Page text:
- Project Leader : Ono Rintaro (School of Marine Science and Technology, Tokai University)
Outline of Research
This publication (in Japanese) investigates the history of marine exploitation and the development of subsistence strategies in the Celebes Sea as one of the maritime worlds that exist in Insular Southeast Asia. The Celebes Sea is a conceptual zone based on a historical and ecological background which includes Borneo Island in Malaysia, Mindanao Island in Philippines, and Sulawesi Island in Indonesia, together with two small islands groups as Sulu Islands in Philippines and Sangihe-Talaud Islands in Indonesia. The temporal framework of this publication covers a period from the late Pleistocene to Holocene until present times, but mainly focuses after Neolithic times corresponding to the history of the Austronesian speaking people who are currently the major population stretching across Insular Southeast Asia and Oceania.
The purposes of this publication are; (1) to innovate methodology for Area Studies by employing an ethno-archaeological and ethnohistorical approach in Insular Southeast Asia, (2) to provide solid and basic data of prehistoric and historic marine exploitation and subsistence strategies based on intensive excavations and analysis of faunal remains, (3) to investigate modern marine exploitation and subsistence strategies of some groups including Sama (Bajau) in the Celebes Sea based on intensive ethnological surveys, and (4) to provide ecological and historical models of past to present subsistence strategies in the Celebes Sea by combining archaeological, historical, and ethnological data in Insular Southeast Asia and also Oceania.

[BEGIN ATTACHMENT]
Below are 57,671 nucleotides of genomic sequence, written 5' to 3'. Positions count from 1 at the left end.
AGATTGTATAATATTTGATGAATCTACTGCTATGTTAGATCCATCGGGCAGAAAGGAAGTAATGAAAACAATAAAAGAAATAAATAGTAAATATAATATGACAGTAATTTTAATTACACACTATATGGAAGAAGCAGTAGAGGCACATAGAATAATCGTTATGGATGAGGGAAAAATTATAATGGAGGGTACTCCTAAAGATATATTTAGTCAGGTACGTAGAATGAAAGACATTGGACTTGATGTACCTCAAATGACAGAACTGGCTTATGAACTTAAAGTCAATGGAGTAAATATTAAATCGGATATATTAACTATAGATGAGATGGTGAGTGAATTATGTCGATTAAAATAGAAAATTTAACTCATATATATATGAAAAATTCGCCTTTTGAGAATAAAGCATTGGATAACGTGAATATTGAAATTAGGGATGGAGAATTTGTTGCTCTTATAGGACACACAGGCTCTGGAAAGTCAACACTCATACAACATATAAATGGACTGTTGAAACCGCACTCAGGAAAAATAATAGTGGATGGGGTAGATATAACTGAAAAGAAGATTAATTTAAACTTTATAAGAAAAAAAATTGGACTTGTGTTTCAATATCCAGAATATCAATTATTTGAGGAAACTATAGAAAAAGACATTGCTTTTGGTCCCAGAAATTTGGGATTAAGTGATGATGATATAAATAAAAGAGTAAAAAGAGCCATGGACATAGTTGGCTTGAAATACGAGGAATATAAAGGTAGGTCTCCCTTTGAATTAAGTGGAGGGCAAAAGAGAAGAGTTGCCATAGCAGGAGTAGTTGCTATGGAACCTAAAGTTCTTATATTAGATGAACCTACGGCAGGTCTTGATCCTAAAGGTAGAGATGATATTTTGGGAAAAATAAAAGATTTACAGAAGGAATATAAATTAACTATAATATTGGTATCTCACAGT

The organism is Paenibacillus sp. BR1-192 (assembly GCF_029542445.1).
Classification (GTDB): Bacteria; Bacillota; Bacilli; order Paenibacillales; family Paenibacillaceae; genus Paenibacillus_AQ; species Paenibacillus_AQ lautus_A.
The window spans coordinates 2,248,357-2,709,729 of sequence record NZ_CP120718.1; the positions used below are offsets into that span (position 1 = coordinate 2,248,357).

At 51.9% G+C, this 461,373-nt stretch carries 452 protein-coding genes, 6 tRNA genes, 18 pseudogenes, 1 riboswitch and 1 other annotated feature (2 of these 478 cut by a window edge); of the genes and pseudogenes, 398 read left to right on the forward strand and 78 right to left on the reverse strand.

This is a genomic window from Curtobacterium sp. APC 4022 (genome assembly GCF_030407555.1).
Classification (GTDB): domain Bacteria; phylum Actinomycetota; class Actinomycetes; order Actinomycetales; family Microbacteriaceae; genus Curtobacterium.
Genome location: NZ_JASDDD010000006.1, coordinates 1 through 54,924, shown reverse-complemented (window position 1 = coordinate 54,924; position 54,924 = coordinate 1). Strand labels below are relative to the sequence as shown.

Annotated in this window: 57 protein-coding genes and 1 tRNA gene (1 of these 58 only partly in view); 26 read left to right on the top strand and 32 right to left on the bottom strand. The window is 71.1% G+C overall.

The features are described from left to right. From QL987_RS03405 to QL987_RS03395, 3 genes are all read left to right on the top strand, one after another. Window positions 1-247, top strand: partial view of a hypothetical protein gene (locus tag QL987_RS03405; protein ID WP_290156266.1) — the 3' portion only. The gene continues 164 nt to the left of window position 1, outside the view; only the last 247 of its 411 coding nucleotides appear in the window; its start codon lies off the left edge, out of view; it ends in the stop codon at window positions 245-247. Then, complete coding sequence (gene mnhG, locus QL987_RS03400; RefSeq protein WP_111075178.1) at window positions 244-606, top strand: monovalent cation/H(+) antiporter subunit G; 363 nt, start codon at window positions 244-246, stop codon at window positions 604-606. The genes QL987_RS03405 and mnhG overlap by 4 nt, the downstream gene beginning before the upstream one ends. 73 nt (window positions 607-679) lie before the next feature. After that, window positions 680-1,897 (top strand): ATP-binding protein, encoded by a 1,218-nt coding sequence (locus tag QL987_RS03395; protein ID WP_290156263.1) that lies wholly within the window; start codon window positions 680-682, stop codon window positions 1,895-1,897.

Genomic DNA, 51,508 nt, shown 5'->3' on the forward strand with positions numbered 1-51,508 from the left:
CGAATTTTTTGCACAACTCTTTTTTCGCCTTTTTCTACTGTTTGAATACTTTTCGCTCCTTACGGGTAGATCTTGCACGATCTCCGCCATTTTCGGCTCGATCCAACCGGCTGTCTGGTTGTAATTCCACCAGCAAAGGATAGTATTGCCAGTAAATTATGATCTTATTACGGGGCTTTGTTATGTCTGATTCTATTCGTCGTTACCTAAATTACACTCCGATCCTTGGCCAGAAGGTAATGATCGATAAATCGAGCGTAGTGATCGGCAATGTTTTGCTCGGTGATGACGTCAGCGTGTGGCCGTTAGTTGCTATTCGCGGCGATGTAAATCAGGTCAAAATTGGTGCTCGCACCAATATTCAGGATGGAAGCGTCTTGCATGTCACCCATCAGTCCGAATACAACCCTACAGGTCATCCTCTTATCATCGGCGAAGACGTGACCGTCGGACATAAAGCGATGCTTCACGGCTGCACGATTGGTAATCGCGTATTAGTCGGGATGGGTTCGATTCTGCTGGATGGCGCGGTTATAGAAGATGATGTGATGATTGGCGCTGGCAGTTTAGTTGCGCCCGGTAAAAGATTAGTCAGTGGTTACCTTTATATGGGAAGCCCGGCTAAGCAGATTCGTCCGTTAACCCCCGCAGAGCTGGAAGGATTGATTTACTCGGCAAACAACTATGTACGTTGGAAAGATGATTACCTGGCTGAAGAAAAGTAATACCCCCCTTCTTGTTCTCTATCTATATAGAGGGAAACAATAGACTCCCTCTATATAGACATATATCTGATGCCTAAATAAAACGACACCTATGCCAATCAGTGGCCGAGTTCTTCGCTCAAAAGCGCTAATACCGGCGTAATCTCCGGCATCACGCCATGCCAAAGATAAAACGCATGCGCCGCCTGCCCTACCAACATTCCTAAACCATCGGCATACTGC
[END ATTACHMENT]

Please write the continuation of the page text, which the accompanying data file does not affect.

With these purposes in mind, the publication makes clear that the intensive use of inshore resources has been a major character of fishing and subsistence strategies from prehistoric to present times in the Celebes Sea, saving more labour time for exploiting terrestrial and agricultural resources which have been more unstable than marine resources. The intensive use of inshore resources has been also observed after trading and colonial times to the present as in the case of Sama fishing. However, the main factor of such inshore exploitation in later times is tightly related to the importance and high value of inshore resources as commercial goods connected with Chinese trading, and there have been drastic structural changes in subsistence strategies between early (Neolithic) times and later times.
Besides these results, the significance of this publication is; (1) its attempt to combine Southeast Asian studies and Pacific studies as Area Studies of the maritime world with a long-time perspective of human history, and (2) its attempt to employ an ethno-archaeological approach for Area Studies in Insular Southeast Asia.
Fishing in coral reefs by Sama people (Eastern Coast of Borneo Island)
Archaeological excavation in Talaud Islands (Indonesia)